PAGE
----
A friend recently sent me an interesting article entitled How Happiness Comes With Age - Becoming Okay With Being Boring. I’m guessing I liked the title so much because I am a CPA and have mastered the art of being boring. If you ever need someone to liven up a party, just give me a call and I will give you the phone number for my friend Ron - he is really fun.
One particular part of this article jumped out at me as it relates to investing. The writer was discussing our gradual shift as we age from adventure seekers to safety seekers:
“Social psychologists describe this change as a consequence of a gradual shifting from promotion motivation -- seeing our goals in terms of what we can gain, or how we can end up better off, to prevention motivation -- seeing our goals in terms of avoiding loss and keeping things running smoothly. Everyone, of course, has both motivations. But the relative amounts of each differ from person to person, and can shift with experience as we age.”
Gain Seeking vs. Loss Avoiding
What I love about this visual is that it points out something that is critically important to acknowledge in managing your financial life: we all have this internal tug of war going on between our adventure seeking, gain seeking side and our safety seeking, loss avoiding sides. I guess you could say we all have a wild side and a mild side.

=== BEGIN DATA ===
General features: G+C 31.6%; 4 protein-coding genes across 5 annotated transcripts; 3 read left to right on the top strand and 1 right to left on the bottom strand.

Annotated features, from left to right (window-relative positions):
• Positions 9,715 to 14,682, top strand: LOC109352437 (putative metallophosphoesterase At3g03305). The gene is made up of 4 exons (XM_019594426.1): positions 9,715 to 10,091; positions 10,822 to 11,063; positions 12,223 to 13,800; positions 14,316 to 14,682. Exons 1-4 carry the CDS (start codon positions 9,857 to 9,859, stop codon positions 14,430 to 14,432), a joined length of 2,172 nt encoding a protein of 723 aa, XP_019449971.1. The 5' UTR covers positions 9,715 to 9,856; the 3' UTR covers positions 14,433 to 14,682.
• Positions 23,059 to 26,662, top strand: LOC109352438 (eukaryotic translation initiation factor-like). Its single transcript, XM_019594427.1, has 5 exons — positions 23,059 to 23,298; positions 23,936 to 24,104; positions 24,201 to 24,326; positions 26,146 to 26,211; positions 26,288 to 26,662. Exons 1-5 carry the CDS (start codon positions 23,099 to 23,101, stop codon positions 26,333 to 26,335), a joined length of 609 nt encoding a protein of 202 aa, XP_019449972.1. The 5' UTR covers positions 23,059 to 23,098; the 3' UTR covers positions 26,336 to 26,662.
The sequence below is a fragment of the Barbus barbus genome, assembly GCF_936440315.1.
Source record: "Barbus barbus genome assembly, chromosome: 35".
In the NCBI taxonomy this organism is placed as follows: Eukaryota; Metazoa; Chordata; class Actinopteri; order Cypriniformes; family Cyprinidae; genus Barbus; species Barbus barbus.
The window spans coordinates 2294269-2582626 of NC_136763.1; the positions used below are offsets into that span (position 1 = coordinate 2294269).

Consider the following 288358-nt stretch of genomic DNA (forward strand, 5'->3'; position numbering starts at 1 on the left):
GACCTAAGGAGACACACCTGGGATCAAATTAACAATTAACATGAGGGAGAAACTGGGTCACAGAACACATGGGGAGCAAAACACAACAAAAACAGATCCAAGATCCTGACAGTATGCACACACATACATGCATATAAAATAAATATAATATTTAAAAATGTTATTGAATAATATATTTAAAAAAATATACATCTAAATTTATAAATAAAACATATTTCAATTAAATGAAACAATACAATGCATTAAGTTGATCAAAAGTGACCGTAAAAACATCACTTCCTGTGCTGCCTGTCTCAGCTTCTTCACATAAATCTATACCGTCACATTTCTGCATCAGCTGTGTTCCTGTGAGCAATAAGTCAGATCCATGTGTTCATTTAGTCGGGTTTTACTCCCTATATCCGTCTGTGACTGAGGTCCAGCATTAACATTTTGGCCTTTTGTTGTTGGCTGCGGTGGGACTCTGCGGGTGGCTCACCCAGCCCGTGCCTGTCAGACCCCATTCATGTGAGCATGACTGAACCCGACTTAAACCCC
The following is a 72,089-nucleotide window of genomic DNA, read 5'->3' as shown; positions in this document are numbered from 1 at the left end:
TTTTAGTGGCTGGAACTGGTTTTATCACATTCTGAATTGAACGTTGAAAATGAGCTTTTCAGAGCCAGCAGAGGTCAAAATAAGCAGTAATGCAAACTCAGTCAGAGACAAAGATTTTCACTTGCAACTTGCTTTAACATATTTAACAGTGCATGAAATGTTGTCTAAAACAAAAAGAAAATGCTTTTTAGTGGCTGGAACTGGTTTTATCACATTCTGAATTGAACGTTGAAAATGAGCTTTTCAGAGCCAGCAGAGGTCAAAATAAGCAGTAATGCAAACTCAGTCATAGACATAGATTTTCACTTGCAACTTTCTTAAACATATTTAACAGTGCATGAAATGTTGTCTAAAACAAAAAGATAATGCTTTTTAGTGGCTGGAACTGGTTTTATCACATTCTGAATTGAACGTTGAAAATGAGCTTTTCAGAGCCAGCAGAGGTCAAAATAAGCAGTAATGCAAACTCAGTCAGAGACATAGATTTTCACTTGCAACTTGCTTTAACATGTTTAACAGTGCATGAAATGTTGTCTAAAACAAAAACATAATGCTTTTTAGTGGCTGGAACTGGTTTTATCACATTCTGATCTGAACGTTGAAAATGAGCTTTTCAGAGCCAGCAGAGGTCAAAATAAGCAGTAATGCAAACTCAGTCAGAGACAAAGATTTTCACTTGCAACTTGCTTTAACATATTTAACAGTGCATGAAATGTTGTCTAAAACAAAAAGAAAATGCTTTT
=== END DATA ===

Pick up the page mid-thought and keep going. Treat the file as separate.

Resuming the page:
Most often, the deciding factor in who wins this epic battle between our wild side and our mild side is the stock market’s recent performance. When the market is going up, our adventurous, gain seeking, wild side takes the wheel. All we want to know is - how can we make more?! When the market is going down, our cautious, loss avoiding, mild side grabs the wheel. All we want to know is - how can we stop the bleeding?!
Having someone grab the wheel can have devastating consequences whether you are driving a car or investing your portfolio. That is why it is critically important to your long-term financial health that you invest in a portfolio that satisfies both sides of you - your gain seeking, wild side and your loss-avoiding, mild side. In other words, the key is to design a portfolio that you (and the other you) will be happy with if the market goes up or down. So, the next time you are tempted to make a dramatic change in your portfolio, ask yourself, “Is my wild side or my mild side trying to take over here and make me do something I will regret?”
I have to go now; I am going to try to offset my boringness with a little wild living. I’m thinking seriously about leaving the cap off my pen when I leave for the weekend. On second thought, maybe I will just leave the cap slightly loose.